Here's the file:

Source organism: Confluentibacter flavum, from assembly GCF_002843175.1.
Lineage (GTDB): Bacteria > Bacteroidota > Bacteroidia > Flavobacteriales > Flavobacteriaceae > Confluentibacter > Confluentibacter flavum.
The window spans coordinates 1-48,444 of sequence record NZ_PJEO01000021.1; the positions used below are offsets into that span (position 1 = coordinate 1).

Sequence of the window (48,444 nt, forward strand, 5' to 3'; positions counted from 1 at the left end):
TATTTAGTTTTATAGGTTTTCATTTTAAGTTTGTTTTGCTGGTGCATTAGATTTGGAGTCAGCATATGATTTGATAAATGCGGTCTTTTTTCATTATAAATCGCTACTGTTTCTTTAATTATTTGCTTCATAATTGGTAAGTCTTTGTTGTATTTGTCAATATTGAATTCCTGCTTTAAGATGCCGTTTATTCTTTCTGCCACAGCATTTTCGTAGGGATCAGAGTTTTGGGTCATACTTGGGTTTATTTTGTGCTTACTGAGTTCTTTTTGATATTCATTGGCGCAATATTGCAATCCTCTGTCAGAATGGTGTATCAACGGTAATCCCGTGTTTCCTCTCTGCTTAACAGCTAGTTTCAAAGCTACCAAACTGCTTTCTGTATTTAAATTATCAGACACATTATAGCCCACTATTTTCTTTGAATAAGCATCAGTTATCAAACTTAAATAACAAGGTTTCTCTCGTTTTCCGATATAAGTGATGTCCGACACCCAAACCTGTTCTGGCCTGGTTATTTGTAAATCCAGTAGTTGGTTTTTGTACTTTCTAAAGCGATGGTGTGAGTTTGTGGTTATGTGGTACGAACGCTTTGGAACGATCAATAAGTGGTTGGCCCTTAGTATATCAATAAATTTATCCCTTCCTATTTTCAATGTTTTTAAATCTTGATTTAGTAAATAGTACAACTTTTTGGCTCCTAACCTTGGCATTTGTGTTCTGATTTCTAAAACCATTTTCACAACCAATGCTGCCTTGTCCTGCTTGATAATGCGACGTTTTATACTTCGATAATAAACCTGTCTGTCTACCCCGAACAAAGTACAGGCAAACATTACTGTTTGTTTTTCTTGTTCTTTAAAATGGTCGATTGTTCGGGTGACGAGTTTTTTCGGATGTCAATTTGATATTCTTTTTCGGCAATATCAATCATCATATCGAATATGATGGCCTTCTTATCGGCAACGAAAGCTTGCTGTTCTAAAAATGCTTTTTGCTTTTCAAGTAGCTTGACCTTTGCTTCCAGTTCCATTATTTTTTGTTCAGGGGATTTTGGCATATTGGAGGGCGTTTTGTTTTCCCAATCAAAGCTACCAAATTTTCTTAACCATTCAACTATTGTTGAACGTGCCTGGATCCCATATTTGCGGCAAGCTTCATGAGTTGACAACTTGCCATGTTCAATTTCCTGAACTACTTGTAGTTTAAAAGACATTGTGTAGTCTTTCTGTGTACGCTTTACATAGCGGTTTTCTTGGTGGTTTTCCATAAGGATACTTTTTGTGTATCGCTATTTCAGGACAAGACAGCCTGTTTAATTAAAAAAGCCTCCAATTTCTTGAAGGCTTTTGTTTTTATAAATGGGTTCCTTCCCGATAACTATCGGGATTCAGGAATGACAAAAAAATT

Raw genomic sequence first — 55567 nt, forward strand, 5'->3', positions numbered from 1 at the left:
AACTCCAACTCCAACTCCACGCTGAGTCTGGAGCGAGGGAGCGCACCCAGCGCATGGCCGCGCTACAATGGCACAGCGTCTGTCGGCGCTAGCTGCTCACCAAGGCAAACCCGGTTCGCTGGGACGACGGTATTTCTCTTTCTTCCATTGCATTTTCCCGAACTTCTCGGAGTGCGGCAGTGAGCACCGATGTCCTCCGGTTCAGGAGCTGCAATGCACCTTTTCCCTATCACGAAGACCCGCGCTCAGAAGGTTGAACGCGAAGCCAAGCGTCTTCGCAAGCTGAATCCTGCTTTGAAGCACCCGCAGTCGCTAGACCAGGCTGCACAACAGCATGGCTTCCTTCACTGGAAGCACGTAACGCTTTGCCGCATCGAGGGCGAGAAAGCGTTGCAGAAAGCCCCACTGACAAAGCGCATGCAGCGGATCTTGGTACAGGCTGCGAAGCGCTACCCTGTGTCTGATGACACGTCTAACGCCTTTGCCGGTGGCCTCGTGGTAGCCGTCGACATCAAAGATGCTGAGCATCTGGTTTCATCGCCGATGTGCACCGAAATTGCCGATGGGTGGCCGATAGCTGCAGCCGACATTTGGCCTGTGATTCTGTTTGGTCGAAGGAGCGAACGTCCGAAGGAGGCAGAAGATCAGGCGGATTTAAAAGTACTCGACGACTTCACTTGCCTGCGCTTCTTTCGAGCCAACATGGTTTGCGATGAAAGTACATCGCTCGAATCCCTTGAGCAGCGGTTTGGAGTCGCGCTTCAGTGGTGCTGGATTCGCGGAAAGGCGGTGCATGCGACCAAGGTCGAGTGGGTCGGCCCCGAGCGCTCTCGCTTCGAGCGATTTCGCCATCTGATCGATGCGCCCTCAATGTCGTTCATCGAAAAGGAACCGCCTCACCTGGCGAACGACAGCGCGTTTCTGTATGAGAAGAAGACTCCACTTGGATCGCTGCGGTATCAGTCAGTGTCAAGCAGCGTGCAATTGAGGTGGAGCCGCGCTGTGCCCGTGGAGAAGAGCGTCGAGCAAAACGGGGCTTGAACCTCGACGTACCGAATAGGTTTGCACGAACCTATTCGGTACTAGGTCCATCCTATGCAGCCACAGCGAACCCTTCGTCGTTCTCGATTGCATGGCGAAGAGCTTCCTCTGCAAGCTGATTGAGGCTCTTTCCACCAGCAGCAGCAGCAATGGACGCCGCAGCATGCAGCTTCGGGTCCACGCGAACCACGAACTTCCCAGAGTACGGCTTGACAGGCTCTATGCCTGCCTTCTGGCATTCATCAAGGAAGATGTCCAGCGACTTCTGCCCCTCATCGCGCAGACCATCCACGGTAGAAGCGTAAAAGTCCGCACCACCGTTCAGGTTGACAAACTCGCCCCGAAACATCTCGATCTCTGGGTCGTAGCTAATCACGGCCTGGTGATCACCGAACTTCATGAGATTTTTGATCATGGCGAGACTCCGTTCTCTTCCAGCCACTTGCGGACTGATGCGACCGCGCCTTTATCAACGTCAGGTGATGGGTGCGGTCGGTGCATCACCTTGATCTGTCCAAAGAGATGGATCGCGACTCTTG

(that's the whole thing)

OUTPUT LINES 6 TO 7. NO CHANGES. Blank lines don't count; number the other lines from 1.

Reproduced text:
Raw genomic sequence first — 55567 nt, forward strand, 5'->3', positions numbered from 1 at the left:
AACTCCAACTCCAACTCCACGCTGAGTCTGGAGCGAGGGAGCGCACCCAGCGCATGGCCGCGCTACAATGGCACAGCGTCTGTCGGCGCTAGCTGCTCACCAAGGCAAACCCGGTTCGCTGGGACGACGGTATTTCTCTTTCTTCCATTGCATTTTCCCGAACTTCTCGGAGTGCGGCAGTGAGCACCGATGTCCTCCGGTTCAGGAGCTGCAATGCACCTTTTCCCTATCACGAAGACCCGCGCTCAGAAGGTTGAACGCGAAGCCAAGCGTCTTCGCAAGCTGAATCCTGCTTTGAAGCACCCGCAGTCGCTAGACCAGGCTGCACAACAGCATGGCTTCCTTCACTGGAAGCACGTAACGCTTTGCCGCATCGAGGGCGAGAAAGCGTTGCAGAAAGCCCCACTGACAAAGCGCATGCAGCGGATCTTGGTACAGGCTGCGAAGCGCTACCCTGTGTCTGATGACACGTCTAACGCCTTTGCCGGTGGCCTCGTGGTAGCCGTCGACATCAAAGATGCTGAGCATCTGGTTTCATCGCCGATGTGCACCGAAATTGCCGATGGGTGGCCGATAGCTGCAGCCGACATTTGGCCTGTGATTCTGTTTGGTCGAAGGAGCGAACGTCCGAAGGAGGCAGAAGATCAGGCGGATTTAAAAGTACTCGACGACTTCACTTGCCTGCGCTTCTTTCGAGCCAACATGGTTTGCGATGAAAGTACATCGCTCGAATCCCTTGAGCAGCGGTTTGGAGTCGCGCTTCAGTGGTGCTGGATTCGCGGAAAGGCGGTGCATGCGACCAAGGTCGAGTGGGTCGGCCCCGAGCGCTCTCGCTTCGAGCGATTTCGCCATCTGATCGATGCGCCCTCAATGTCGTTCATCGAAAAGGAACCGCCTCACCTGGCGAACGACAGCGCGTTTCTGTATGAGAAGAAGACTCCACTTGGATCGCTGCGGTATCAGTCAGTGTCAAGCAGCGTGCAATTGAGGTGGAGCCGCGCTGTGCCCGTGGAGAAGAGCGTCGAGCAAAACGGGGCTTGAACCTCGACGTACCGAATAGGTTTGCACGAACCTATTCGGTACTAGGTCCATCCTATGCAGCCACAGCGAACCCTTCGTCGTTCTCGATTGCATGGCGAAGAGCTTCCTCTGCAAGCTGATTGAGGCTCTTTCCACCAGCAGCAGCAGCAATGGACGCCGCAGCATGCAGCTTCGGGTCCACGCGAACCACGAACTTCCCAGAGTACGGCTTGACAGGCTCTATGCCTGCCTTCTGGCATTCATCAAGGAAGATGTCCAGCGACTTCTGCCCCTCATCGCGCAGACCATCCACGGTAGAAGCGTAAAAGTCCGCACCACCGTTCAGGTTGACAAACTCGCCCCGAAACATCTCGATCTCTGGGTCGTAGCTAATCACGGCCTGGTGATCACCGAACTTCATGAGATTTTTGATCATGGCGAGACTCCGTTCTCTTCCAGCCACTTGCGGACTGATGCGACCGCGCCTTTATCAACGTCAGGTGATGGGTGCGGTCGGTGCATCACCTTGATCTGTCCAAAGAGATGGATCGCGACTCTTG